Even Qualcomm’s new chip won’t revive wearables market
Qualcomm has launched a new wearable chip for its Snapdragon Wear family, but don’t place any bets on the silicon giant making any great portion of its future revenue from wearables. The consumer appetite for the devices seems to have stalled, and there’s not much the likes of Qualcomm appear to be able to do about it.
As with the smart home, the wearables market is an IoT flagship market that has failed to deliver its predicted impact, so far at least. The devices are shipping in volume, but the enthusiasm for wearables has greatly diminished in the consumer press – a vehicle that should be a driver for consumer wearables.
So Qualcomm’s new Snapdragon Wear 1100 processor is a sensible complement to its existing Wear 2100 chip, as it addresses the ‘targeted-purpose wearables’ like fitness trackers and elderly health monitors, and not the multi-purpose wearables like smartwatches, currently served by the 2100. It’s a move to cover all the bases, short of the tiny microcontrollers that power things like Xiaomi’s Mi Band.
The Wear 1100 supports a Cat-1 LTE modem, with support for 3G, as well as Bluetooth and WiFi. Qualcomm’s iZat location engine provides multi-GNSS support, which provides location functions like geofencing. A cryptographic engine and random number generator should provide adequate IoT security, and new reference platforms (in collaboration with Aricent, Borqs, Informark, and SurfaceInk) allow developers to bring their designs to market quickly. The Wear 1100 is available today.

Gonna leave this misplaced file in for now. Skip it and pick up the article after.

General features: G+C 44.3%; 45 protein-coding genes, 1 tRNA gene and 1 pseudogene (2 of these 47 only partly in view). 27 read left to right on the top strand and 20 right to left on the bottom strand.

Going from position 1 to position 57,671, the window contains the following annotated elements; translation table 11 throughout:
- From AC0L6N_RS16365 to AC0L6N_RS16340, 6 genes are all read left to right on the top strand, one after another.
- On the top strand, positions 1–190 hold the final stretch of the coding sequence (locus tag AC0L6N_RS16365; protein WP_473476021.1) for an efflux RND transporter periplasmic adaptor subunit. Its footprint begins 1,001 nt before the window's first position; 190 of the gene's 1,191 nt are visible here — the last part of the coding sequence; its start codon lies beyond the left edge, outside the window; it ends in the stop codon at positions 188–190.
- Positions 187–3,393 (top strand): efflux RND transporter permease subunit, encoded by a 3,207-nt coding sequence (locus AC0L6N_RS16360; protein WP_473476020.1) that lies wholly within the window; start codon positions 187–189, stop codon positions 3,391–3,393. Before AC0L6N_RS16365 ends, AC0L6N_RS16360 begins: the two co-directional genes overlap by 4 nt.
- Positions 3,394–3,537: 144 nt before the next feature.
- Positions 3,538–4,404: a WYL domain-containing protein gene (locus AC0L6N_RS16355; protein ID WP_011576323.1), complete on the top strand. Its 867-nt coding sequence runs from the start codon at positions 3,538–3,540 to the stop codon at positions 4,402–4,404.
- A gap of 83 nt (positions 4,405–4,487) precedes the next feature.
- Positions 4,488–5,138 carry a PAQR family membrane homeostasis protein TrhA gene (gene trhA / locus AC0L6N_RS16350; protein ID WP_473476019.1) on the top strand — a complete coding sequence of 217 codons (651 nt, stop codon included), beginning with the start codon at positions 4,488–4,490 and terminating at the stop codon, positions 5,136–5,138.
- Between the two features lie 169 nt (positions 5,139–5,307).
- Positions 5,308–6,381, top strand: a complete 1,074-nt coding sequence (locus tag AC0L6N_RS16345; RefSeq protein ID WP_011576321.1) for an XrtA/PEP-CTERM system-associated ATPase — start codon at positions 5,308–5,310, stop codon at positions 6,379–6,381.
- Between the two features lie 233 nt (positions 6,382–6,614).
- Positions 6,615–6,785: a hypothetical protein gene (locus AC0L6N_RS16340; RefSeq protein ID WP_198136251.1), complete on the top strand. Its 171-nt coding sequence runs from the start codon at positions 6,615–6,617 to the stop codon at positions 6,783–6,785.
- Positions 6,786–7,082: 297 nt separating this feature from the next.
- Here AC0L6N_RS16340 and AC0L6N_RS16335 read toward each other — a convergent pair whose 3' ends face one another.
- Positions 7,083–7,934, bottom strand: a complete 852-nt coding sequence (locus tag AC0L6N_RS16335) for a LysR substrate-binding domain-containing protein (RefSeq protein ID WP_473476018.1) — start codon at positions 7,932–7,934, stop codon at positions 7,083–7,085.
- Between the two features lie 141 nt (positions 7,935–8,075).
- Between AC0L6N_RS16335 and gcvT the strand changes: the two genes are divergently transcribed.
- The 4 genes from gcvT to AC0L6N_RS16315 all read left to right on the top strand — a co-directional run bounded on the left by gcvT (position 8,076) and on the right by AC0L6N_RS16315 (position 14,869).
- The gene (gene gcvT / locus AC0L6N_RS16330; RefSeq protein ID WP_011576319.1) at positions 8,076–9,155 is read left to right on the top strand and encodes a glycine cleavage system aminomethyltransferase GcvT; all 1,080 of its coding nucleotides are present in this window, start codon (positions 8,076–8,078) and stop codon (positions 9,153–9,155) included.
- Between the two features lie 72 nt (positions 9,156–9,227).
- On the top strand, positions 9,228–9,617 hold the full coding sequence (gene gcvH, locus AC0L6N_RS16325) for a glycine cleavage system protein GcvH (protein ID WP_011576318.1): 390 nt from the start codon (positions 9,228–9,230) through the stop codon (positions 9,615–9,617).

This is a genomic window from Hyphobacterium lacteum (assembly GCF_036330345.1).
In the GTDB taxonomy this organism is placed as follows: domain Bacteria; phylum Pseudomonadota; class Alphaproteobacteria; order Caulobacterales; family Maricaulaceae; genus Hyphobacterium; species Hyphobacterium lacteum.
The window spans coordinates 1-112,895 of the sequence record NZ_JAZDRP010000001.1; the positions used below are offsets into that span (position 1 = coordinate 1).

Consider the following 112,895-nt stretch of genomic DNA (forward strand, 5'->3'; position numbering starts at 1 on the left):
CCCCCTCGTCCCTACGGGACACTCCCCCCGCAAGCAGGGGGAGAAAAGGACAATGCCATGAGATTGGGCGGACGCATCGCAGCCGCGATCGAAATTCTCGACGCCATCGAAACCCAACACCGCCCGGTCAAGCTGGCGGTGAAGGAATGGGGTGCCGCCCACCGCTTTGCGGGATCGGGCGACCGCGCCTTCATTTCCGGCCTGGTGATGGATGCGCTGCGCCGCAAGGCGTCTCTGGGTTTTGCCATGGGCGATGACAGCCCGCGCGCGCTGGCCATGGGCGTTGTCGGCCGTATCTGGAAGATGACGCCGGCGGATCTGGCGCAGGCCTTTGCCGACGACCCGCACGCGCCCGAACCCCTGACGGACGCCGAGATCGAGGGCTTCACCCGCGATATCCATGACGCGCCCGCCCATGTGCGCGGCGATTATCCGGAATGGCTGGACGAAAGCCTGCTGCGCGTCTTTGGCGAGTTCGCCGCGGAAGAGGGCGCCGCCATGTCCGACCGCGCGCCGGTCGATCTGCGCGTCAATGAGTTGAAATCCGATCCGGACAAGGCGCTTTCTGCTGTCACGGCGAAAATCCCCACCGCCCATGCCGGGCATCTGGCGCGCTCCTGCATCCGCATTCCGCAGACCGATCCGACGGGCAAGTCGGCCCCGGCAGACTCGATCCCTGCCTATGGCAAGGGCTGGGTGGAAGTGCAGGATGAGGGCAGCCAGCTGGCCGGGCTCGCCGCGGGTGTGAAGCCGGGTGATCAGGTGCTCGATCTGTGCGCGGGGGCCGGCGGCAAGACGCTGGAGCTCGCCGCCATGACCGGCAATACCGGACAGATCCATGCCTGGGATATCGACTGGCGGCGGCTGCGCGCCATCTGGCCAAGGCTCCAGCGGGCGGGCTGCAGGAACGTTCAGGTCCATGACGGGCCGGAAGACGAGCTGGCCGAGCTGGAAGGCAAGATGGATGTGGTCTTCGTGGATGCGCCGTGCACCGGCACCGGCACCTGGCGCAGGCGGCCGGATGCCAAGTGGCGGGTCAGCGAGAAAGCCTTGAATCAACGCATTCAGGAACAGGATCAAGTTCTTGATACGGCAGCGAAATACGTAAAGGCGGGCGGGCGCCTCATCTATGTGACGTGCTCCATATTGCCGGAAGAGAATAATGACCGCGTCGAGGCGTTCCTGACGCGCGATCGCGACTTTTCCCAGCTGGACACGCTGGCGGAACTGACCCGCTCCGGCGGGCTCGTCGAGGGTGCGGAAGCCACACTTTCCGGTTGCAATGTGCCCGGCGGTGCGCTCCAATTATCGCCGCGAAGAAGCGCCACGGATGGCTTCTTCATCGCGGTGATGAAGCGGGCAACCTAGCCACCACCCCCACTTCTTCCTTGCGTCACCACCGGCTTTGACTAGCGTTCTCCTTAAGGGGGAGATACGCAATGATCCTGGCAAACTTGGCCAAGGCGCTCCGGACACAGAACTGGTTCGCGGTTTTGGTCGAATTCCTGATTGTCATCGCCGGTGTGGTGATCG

When the early Android Wear watches arrived, they were essentially jacks-of-all-trades but masters of none. Packed full of activity sensors, the Bluetooth-only devices relied on a smartphone to push notifications to the watch screen, and act as the data link for managing search and messaging requests.
Some of these early Android smartwatches had some standalone functionality, typically using GPS and on-board storage to provide a solid jogging aid, but it was only with a later update to the Android Wear software stack that the OS could support WiFi – which unlocked a much larger list of possibilities.
While some smartwatches included cellular connectivity as a way to untether themselves from smartphones, there hasn’t been a notable success for a cellular smartwatch due to the consumer having to purchase an additional SIM subscription.
But WiFi allows a user to do a lot more with their watch than just Bluetooth, and avoid having to add a device or buy extra capacity for their monthly cell-plan. Samsung decided to adapt its Tizen OS to provide its Galaxy smartwatches with cellular and WiFi connectivity before Android Wear supported it, but that hasn’t won it the market.
Put simply, consumers still don’t seem particularly fond of smartwatches, and it’s hard to think what manufacturers can do to improve the state of things. Sure, they can lower the price, but if they were to streamline the feature-set, they’d be forsaking the screen and smartphone interface and focusing on the activity tracking offered by the likes of Fitbit, Jawbone, and Xiaomi.